Make Your Own Seaweed Fertilizer

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Here I am, this afternoon, knocking together a solution of seaweed fertiliser–for use on my pot plants. SImply take a couple of sheets of Nori sushi seaweed…

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25 Responses to Make Your Own Seaweed Fertilizer

  1. thank you I was wondering how to do this legally

    Voca T
    March 1, 2014 at 10:26 am
    Reply

  2. I think he sounds sexy!

    wayne edwards
    March 1, 2014 at 10:46 am
    Reply

  3. I live near the ocean, do you think I can take seeweed from there and then
    dry it and us it instead of the Nori?

    Jacone b
    March 1, 2014 at 11:21 am
    Reply

  4. Anybody else growing pot plant organic herbs on their balcony? – Here’s a
    little tip on fertilising without manure and at very low cost. It looks
    effective :) What do you do to grow healthy fragrant organic herbs?

    Jolie Bee
    March 1, 2014 at 12:17 pm
    Reply

  5. Also to Tom Wal, who the fuck cares what someone sounds like??

    Jacone b
    March 1, 2014 at 1:03 pm
    Reply

  6. Is that really ur voice ?

    Tom Wal
    March 1, 2014 at 2:00 pm
    Reply

  7. Yep. It’s handy to make your own seaweed liquid fertilizer for plants. 😉

    zuditaka
    March 1, 2014 at 2:39 pm
    Reply

  8. Yep. Fortunately, we aren’t all cast out of the same jelly mould. We are
    all unique and individual. We aren’t all carbon copies of each other. My
    own voicebox and neurological wiring are how I am put together. What you
    see is what you get! 😉

    zuditaka
    March 1, 2014 at 3:27 pm
    Reply

  9. awesome information..thank you..God bless

    bud shaw
    March 1, 2014 at 3:55 pm
    Reply

  10. Hi. Thanks for the scientific information. I am certainly not an expert on
    either seaweed or algae. I think it may say “sea vegetable” on the packet.
    Not sure. It certainly seems to cheer up the plants, anyway, if made into a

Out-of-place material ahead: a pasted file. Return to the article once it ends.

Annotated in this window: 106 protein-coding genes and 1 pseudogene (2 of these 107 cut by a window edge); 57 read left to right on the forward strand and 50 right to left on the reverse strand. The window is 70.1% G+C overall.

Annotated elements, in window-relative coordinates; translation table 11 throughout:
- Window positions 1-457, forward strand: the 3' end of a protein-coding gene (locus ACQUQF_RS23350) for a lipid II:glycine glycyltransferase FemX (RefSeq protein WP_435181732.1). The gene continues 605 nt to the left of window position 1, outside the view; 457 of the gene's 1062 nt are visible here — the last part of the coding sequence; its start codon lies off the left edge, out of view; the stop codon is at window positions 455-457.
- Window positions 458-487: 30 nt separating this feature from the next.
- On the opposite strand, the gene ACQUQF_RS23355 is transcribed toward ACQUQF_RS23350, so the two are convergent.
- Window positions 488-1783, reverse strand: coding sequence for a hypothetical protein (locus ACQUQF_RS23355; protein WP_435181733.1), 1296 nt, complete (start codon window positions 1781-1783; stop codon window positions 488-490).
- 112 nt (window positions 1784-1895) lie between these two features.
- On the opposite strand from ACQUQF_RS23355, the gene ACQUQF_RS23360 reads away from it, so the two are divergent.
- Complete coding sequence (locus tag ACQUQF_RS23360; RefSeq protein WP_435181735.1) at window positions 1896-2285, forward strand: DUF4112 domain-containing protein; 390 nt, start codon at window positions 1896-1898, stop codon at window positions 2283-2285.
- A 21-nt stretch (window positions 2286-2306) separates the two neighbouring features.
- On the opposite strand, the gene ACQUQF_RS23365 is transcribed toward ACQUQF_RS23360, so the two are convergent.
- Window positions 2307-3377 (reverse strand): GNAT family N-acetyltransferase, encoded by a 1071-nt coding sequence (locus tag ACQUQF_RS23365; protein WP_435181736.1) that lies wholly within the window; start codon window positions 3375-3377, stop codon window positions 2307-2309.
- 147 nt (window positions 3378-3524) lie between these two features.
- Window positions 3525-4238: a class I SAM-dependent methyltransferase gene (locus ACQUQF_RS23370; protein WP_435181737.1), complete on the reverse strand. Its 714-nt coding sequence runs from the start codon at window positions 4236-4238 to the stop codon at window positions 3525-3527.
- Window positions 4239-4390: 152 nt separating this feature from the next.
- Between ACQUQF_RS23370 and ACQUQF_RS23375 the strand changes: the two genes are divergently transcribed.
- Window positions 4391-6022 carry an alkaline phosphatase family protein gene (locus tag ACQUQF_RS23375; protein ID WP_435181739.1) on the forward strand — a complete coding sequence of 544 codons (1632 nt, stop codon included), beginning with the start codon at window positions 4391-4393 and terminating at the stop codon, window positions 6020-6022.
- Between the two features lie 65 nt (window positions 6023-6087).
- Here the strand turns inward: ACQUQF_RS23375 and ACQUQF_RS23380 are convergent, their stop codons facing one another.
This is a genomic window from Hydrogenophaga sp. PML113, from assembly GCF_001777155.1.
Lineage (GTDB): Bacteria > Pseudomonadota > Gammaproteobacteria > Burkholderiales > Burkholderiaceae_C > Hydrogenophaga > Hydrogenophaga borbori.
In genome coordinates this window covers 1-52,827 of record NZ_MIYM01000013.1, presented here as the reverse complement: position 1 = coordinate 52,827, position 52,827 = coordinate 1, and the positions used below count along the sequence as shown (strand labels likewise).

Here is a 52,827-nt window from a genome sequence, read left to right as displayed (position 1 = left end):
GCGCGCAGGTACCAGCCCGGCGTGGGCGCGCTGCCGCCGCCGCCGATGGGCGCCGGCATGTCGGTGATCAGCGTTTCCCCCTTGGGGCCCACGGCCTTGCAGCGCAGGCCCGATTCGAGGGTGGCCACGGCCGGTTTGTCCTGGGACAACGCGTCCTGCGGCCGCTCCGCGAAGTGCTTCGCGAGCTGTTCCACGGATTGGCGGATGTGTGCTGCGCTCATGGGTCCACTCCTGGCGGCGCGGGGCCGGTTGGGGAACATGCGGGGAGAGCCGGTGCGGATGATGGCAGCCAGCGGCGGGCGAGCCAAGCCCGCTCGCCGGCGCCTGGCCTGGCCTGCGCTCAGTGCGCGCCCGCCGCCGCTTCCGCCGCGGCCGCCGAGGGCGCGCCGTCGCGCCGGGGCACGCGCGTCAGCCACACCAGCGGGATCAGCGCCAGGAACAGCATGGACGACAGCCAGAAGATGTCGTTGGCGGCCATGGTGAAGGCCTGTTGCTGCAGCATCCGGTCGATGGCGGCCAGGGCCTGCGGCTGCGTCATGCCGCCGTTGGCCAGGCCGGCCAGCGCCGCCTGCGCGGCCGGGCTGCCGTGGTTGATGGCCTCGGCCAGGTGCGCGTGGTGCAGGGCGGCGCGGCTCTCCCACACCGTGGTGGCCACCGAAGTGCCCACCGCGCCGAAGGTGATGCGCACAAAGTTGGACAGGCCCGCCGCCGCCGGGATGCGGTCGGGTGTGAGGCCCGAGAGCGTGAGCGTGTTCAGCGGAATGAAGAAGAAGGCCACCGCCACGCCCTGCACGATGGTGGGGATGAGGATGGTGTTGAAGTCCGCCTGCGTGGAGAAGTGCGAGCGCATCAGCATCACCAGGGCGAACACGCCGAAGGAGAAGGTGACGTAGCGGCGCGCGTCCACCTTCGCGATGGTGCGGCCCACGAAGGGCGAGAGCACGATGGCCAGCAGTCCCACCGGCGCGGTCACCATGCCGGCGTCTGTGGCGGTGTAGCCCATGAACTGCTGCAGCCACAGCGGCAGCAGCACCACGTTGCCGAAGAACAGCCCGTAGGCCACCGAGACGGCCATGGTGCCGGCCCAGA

solution. Thanks for visiting and sharing! 😉

    zuditaka
    March 1, 2014 at 3:58 pm
    Reply

  11. Yes, I have a YouTube friend in Colorado who is growing beautiful
    watercress & edible sweet potato leaves out of his aquarium water. It would
    seem a very good idea to make use of that fish excretion in growing plants.
    Check out Wikipedia on how to grow sweet potato in your aquarium. Lots of
    fun.The small fish will even swim between the roots. Of course, the potato
    should be thoroughly washed clean of any chemicals etc, and not allowed to
    rot in the water. It’s supposed to take up fish wastes. 😉

    zuditaka
    March 1, 2014 at 4:18 pm
    Reply

  12. Well, it seems to refresh them, just like spraying water on your own face
    on a hot day! 😉 Of course, they don’t mind a drink through their roots,
    either!

    zuditaka
    March 1, 2014 at 4:52 pm
    Reply

  13. The infamous seaweed recipe,I have not made this mixture but it should be
    OK, in fact if you soak seeds in it you will find increased germination,
    stronger seedlings and old seed can also germinate. Works great for some
    species that are hard to germinate or have dormancy. Only thing is I never
    knew you could make your own until zuditaka told me :)

    tropicalrareseeds
    March 1, 2014 at 5:40 pm
    Reply

  14. So confusing! Different people have different voices! Aaarrggghhh! This is